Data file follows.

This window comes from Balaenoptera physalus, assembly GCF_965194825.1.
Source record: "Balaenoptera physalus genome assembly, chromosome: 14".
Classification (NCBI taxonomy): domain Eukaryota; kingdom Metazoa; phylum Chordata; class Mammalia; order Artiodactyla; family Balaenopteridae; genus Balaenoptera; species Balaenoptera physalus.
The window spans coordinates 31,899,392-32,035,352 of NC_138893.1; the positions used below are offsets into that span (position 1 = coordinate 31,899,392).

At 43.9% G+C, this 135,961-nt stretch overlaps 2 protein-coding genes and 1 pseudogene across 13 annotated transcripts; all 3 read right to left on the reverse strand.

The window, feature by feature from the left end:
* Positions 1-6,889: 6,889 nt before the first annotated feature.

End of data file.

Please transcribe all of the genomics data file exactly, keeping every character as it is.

This window comes from Balaenoptera physalus, assembly GCF_965194825.1.
Source record: "Balaenoptera physalus genome assembly, chromosome: 14".
Classification (NCBI taxonomy): domain Eukaryota; kingdom Metazoa; phylum Chordata; class Mammalia; order Artiodactyla; family Balaenopteridae; genus Balaenoptera; species Balaenoptera physalus.
The window spans coordinates 31,899,392-32,035,352 of NC_138893.1; the positions used below are offsets into that span (position 1 = coordinate 31,899,392).

At 43.9% G+C, this 135,961-nt stretch overlaps 2 protein-coding genes and 1 pseudogene across 13 annotated transcripts; all 3 read right to left on the reverse strand.

The window, feature by feature from the left end:
* Positions 1-6,889: 6,889 nt before the first annotated feature.